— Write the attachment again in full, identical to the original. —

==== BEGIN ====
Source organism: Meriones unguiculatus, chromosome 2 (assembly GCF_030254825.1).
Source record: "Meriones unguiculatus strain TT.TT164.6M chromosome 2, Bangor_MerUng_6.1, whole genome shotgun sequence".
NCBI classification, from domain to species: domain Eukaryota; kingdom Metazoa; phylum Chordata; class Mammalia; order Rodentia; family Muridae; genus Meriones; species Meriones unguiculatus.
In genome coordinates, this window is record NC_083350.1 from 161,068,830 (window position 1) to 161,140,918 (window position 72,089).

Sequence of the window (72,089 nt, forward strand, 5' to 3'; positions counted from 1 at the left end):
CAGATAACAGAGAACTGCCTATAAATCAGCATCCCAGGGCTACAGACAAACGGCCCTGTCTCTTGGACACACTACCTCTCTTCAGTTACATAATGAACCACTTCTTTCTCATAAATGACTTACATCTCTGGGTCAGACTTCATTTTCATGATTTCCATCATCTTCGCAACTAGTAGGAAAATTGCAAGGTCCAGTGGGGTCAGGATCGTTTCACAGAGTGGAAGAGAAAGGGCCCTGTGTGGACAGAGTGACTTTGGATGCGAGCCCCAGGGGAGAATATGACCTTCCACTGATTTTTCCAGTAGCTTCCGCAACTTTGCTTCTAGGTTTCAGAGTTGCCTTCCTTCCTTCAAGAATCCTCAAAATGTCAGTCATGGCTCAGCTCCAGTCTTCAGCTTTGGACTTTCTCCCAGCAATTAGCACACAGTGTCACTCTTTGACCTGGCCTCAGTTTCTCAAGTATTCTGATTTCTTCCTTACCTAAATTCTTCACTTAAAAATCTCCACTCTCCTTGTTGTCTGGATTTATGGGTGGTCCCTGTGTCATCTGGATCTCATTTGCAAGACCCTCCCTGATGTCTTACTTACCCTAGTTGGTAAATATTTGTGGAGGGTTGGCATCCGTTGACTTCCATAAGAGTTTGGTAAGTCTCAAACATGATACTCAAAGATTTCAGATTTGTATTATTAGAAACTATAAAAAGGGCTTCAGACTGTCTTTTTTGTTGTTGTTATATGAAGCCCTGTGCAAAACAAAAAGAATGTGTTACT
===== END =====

Source organism: Meriones unguiculatus, chromosome 2 (assembly GCF_030254825.1).
Source record: "Meriones unguiculatus strain TT.TT164.6M chromosome 2, Bangor_MerUng_6.1, whole genome shotgun sequence".
NCBI classification, from domain to species: domain Eukaryota; kingdom Metazoa; phylum Chordata; class Mammalia; order Rodentia; family Muridae; genus Meriones; species Meriones unguiculatus.
In genome coordinates, this window is record NC_083350.1 from 161,068,830 (window position 1) to 161,140,918 (window position 72,089).

Sequence of the window (72,089 nt, forward strand, 5' to 3'; positions counted from 1 at the left end):
CAGATAACAGAGAACTGCCTATAAATCAGCATCCCAGGGCTACAGACAAACGGCCCTGTCTCTTGGACACACTACCTCTCTTCAGTTACATAATGAACCACTTCTTTCTCATAAATGACTTACATCTCTGGGTCAGACTTCATTTTCATGATTTCCATCATCTTCGCAACTAGTAGGAAAATTGCAAGGTCCAGTGGGGTCAGGATCGTTTCACAGAGTGGAAGAGAAAGGGCCCTGTGTGGACAGAGTGACTTTGGATGCGAGCCCCAGGGGAGAATATGACCTTCCACTGATTTTTCCAGTAGCTTCCGCAACTTTGCTTCTAGGTTTCAGAGTTGCCTTCCTTCCTTCAAGAATCCTCAAAATGTCAGTCATGGCTCAGCTCCAGTCTTCAGCTTTGGACTTTCTCCCAGCAATTAGCACACAGTGTCACTCTTTGACCTGGCCTCAGTTTCTCAAGTATTCTGATTTCTTCCTTACCTAAATTCTTCACTTAAAAATCTCCACTCTCCTTGTTGTCTGGATTTATGGGTGGTCCCTGTGTCATCTGGATCTCATTTGCAAGACCCTCCCTGATGTCTTACTTACCCTAGTTGGTAAATATTTGTGGAGGGTTGGCATCCGTTGACTTCCATAAGAGTTTGGTAAGTCTCAAACATGATACTCAAAGATTTCAGATTTGTATTATTAGAAACTATAAAAAGGGCTTCAGACTGTCTTTTTTGTTGTTGTTATATGAAGCCCTGTGCAAAACAAAAAGAATGTGTTACT